April 1, 2010
By: Amit Pathania
According to the FDA, which is posted to be overwhelmed concerning issues on food contamination, cases of “food fraud” are witnessed to be on a high.
Food fraud is defined as the practice of selling alternate substances of degraded quality with labels that pose them as an expensive delicacy.
Food items including fruit juice, olive oil, spices, vinegar, wine, spirits and maple syrup, are documented in “food fraud” and it is revealed to reflect a significant problem in the seafood industry.
Now, the FDA has risen to adopt new technology savvy methods of discovering food fraud that might have gone unnoticed before.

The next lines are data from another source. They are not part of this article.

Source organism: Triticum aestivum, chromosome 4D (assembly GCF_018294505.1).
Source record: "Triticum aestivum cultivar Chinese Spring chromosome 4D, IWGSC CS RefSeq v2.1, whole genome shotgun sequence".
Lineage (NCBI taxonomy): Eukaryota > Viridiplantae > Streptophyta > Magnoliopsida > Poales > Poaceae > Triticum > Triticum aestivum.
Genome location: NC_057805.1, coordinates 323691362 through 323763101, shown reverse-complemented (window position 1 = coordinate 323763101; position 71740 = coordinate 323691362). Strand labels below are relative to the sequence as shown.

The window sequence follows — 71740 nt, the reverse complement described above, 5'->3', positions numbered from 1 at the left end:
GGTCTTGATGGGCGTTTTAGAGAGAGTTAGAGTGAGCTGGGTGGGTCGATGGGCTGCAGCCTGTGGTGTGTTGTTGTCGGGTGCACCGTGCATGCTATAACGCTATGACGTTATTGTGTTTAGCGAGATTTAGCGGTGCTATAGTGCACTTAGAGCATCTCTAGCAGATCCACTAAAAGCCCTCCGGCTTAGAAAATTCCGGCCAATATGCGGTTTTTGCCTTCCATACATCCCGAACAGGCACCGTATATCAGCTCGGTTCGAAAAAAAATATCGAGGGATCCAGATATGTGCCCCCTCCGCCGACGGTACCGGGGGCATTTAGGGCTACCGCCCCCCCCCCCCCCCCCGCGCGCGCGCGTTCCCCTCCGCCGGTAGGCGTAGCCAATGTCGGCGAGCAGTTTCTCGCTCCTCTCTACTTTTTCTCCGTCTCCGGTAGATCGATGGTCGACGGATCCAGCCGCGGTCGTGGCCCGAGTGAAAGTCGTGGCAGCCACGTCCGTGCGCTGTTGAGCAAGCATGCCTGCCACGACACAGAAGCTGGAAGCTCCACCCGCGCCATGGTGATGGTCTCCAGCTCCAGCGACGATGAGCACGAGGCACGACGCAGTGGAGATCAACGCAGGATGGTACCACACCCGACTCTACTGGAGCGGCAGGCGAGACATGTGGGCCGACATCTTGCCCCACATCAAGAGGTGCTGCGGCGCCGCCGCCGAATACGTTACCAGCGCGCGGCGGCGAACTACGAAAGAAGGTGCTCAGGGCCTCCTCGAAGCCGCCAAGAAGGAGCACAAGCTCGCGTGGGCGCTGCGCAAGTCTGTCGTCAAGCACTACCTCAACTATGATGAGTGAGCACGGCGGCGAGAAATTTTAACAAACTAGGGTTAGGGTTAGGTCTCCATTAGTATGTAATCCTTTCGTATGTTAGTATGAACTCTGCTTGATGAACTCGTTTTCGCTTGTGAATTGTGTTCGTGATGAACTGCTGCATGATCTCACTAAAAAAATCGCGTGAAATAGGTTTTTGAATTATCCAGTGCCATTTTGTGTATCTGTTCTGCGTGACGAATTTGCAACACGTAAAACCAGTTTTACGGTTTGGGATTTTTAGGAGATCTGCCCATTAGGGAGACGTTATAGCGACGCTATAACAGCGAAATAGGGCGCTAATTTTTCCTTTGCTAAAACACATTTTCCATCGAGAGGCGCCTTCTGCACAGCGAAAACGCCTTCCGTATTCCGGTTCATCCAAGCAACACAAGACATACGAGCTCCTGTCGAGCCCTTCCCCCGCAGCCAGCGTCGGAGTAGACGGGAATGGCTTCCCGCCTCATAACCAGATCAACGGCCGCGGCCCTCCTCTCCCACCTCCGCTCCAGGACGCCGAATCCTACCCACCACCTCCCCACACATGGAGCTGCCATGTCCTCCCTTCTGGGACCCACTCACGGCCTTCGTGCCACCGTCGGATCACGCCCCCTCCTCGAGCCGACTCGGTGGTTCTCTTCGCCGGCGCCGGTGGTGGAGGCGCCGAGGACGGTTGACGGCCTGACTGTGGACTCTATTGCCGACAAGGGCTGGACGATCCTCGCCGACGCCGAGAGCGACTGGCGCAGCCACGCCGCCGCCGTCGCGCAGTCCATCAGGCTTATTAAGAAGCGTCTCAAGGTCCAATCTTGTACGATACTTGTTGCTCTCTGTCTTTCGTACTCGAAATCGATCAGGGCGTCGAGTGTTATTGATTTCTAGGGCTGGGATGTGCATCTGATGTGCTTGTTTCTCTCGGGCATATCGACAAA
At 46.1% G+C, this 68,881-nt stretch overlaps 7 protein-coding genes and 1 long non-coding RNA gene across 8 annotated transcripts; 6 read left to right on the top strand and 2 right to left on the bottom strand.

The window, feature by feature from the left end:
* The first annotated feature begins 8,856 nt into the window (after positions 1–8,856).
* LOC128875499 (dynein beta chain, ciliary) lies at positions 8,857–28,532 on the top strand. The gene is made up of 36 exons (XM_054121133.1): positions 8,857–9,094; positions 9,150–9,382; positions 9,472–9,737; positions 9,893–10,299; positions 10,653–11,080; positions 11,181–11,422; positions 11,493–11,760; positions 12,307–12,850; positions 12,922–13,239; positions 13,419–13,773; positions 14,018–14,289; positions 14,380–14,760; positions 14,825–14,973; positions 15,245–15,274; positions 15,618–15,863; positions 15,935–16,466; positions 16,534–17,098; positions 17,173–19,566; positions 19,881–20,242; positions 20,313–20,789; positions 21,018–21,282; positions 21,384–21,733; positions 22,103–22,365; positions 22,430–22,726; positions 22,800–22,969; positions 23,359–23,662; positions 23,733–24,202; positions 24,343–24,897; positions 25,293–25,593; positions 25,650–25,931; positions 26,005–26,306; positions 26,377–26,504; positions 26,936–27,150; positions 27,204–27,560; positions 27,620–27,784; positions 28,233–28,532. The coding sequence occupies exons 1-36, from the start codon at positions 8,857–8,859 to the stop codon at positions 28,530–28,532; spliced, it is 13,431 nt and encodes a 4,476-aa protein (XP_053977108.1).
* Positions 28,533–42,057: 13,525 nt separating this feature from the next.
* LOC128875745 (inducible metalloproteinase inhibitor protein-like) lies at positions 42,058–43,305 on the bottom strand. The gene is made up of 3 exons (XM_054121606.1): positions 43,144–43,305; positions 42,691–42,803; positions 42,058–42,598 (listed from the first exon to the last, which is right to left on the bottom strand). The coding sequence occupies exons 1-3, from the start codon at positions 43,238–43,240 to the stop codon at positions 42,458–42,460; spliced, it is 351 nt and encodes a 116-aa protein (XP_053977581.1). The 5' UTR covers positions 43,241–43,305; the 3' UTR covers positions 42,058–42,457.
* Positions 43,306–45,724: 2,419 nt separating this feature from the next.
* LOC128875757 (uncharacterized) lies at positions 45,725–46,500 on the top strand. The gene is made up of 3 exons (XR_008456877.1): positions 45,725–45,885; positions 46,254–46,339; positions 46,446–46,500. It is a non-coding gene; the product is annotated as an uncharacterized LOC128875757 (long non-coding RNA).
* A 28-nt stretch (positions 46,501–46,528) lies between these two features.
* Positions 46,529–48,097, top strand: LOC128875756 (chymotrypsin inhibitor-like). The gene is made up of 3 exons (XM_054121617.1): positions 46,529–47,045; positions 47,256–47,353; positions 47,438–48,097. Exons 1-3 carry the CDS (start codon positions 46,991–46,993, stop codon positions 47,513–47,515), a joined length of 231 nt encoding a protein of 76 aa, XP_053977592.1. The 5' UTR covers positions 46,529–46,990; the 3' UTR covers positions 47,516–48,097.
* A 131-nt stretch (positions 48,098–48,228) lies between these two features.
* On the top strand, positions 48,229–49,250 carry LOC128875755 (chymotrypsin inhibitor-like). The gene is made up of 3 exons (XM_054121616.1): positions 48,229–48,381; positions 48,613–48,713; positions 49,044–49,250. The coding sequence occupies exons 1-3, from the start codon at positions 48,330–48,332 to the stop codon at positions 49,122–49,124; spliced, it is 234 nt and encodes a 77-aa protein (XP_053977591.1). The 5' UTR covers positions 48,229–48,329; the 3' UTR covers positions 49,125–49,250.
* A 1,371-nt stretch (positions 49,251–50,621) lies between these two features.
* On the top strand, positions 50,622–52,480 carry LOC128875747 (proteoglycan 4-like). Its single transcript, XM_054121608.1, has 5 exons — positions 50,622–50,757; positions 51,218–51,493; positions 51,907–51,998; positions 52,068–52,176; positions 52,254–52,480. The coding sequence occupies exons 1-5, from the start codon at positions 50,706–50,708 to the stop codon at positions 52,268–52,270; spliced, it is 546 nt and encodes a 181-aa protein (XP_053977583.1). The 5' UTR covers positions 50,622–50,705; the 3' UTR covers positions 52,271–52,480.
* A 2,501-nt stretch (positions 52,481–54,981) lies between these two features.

DNA testing poses as a widely used method used to test cells from food, everything from fish and meat to rice and coffee, to affirm that the food item is not of degraded quality. Also, isotope ration analysis can also assist in discovering subtle differences between foodstuffs.
Two New York City high scholars, along with scientists at the Rockefeller University and American Museum of Natural History, last year initiated a study to test the DNA of 66 foods found on Manhattan grocery store shelves, the result surprisingly revealed 11 of the 66 items as mislabeled.
According to the estimation made by John Spink, an expert on food and packaging fraud at Michigan State University, nearly 5 to 7 percent of the U. S. food supply is hit by food fraud.